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Bartleby, the Scrivener [NOOK Book]

Overview

Bartleby the Scrivener (1853), by Herman Melville, tells the story of a quiet, hardworking legal copyist who works in an office in the Wall Street area of New York City. One day Bartleby declines the assignment his employer gives him with the inscrutable "I would prefer not." The utterance of this remark sets off a confounding set of actions and behavior, making the unsettling character of Bartleby one of Melville's most enigmatic and unforgettable creations.
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Bartleby, the Scrivener

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Overview

Bartleby the Scrivener (1853), by Herman Melville, tells the story of a quiet, hardworking legal copyist who works in an office in the Wall Street area of New York City. One day Bartleby declines the assignment his employer gives him with the inscrutable "I would prefer not." The utterance of this remark sets off a confounding set of actions and behavior, making the unsettling character of Bartleby one of Melville's most enigmatic and unforgettable creations.
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Product Details

  • ISBN-13: 9783730967898
  • Publisher: BookRix GmbH & Co. KG
  • Publication date: 2/4/2014
  • Sold by: Readbox
  • Format: eBook
  • Pages: 59
  • Sales rank: 485,855
  • File size: 240 KB

Meet the Author



READER BIO
Michael Lackey has more than 35 years of professional theatre and music experience. He is a theatre veteran of more than 40 productions, and has performed with four companies of Andrew Lloyd Webber's The Phantom of the Opera, doing over 3,500 performances and playing the title role more than 200 times. Michael has been heard on national television as announcer for skating specials on NBC and USA Network TV, as well as in several commercials.

Biography

Herman Melville was born in August 1, 1819, in New York City, the son of a merchant. Only twelve when his father died bankrupt, young Herman tried work as a bank clerk, as a cabin-boy on a trip to Liverpool, and as an elementary schoolteacher, before shipping in January 1841 on the whaler Acushnet, bound for the Pacific. Deserting ship the following year in the Marquesas, he made his way to Tahiti and Honolulu, returning as ordinary seaman on the frigate United States to Boston, where he was discharged in October 1844. Books based on these adventures won him immediate success. By 1850 he was married, had acquired a farm near Pittsfield, Massachussetts (where he was the impetuous friend and neighbor of Nathaniel Hawthorne), and was hard at work on his masterpiece Moby-Dick.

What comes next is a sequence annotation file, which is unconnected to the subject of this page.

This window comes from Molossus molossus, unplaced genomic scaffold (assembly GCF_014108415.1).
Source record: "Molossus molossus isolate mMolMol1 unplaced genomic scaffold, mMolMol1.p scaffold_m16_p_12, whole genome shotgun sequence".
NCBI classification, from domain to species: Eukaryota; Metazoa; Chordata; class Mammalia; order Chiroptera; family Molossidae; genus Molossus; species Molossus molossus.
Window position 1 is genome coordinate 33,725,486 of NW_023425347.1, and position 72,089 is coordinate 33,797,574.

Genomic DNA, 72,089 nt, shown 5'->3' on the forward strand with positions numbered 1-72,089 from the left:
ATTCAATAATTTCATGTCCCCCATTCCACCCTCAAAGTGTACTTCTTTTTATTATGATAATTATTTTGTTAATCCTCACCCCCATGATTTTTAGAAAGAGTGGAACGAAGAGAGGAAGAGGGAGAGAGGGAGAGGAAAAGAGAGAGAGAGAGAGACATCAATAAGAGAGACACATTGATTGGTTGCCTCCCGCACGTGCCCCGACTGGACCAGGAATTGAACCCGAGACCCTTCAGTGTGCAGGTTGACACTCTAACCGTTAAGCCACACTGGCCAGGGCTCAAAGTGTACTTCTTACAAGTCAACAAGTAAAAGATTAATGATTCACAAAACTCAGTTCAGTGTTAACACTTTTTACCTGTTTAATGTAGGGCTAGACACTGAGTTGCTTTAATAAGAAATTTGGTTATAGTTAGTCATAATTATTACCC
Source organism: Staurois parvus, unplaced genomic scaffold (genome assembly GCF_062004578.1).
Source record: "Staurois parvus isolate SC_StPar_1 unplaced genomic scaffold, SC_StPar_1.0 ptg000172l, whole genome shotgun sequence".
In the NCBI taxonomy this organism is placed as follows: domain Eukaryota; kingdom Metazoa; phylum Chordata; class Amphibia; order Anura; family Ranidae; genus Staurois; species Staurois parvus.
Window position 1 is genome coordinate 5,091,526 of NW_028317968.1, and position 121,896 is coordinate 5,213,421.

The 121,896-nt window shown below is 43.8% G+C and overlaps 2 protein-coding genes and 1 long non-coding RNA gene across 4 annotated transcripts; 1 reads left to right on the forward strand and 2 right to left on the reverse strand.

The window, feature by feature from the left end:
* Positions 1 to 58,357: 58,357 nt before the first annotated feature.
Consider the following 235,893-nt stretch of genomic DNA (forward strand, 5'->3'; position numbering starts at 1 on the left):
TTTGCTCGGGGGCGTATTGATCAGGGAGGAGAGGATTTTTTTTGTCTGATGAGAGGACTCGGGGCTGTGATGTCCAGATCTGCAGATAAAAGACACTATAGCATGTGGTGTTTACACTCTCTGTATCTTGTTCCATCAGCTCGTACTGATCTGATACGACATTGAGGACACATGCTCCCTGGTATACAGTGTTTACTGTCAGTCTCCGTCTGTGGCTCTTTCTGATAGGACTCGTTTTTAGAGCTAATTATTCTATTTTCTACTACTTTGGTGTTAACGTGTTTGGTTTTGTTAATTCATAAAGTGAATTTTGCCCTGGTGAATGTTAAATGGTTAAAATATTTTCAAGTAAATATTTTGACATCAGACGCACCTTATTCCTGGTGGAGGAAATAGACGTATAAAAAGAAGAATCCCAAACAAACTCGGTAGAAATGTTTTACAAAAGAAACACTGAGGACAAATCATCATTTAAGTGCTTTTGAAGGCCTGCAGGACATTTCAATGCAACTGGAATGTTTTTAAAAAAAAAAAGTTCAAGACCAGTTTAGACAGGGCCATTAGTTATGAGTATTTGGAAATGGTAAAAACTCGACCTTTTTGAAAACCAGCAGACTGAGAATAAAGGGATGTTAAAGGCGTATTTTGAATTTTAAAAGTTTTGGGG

Literary success soon faded; his complexity increasingly alienated readers. After a visit to the Holy Land in January 1857, he turned from writing prose fiction to poetry. In 1863, during the Civil War, he moved back to New York City, where from 1866-1885 he was a deputy inspector in the Custom House, and where, in 1891, he died. A draft of a final prose work, Billy Budd, Sailor, was left unfinished and uncollated, packed tidily away by his widow, where it remained until its rediscovery and publication in 1924.

Author biography courtesy of Penguin Group (USA).

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    1. Date of Birth:
      August 1, 1819
    2. Place of Birth:
      New York, New York
    1. Date of Death:
      September 28, 1891
    2. Place of Death:
      New York, New York
    1. Education:
      Attended the Albany Academy in Albany, New York, until age 15

Customer Reviews

Average Rating 4.5
( 4 )
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Sort by: Showing all of 4 Customer Reviews
  • Anonymous

    Posted March 5, 2012

    A fantastic story. A true classic from Herman Melville. Really e

    A fantastic story. A true classic from Herman Melville. Really enjoyable.

    2 out of 2 people found this review helpful.

    Was this review helpful? Yes  No   Report this review
  • Posted May 17, 2012

    To: Mr. Rowe, English 11 Herman Melville’s "Bartleby

    To: Mr. Rowe, English 11
    Herman Melville’s "Bartleby the Scrivener" mixes comedy and reality with absurdity and superfluous behavior. Bartleby, the main character, is a unique individual who has complete disconnect from reality. His oblivious behavior and style is a testament to this. He eats nothing but chestnuts and has no engagement with sleep. On the contrary, he keeps the book interesting by displaying his lack of respect toward authority. He would “prefer not to”.
    The story is based upon the theme of absurdity with reality. Bartleby was chosen by the narrator, a law firm owner, to be his assistant scrivener (law copier) because of his work ethic and reposed behavior. However, unfortunately Bartleby decides to stay content with doing nothing, literally nothing; standing in the corner of the room all day and night. It is recommended that this piece of literature be on your bucket list as a part of America’s great and iconic literary works. Melville truly captured absurdity in "Bartleby the Scrivener".

    1 out of 1 people found this review helpful.

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  • Anonymous

    Posted June 6, 2014

    Big surprise!

    The writing is NOTHING like Moby Dick. Really an interesting short story!

    Was this review helpful? Yes  No   Report this review
  • Anonymous

    Posted December 27, 2013

    Recommended but not though this site

    Unfortunately, I was never able to open the book once I paid for it. This seems to be an ongoinng problem when I purchase anything through this site. I was forced to go elsewhere and purchase the book in paperback. The book itself was very good.

    Was this review helpful? Yes  No   Report this review
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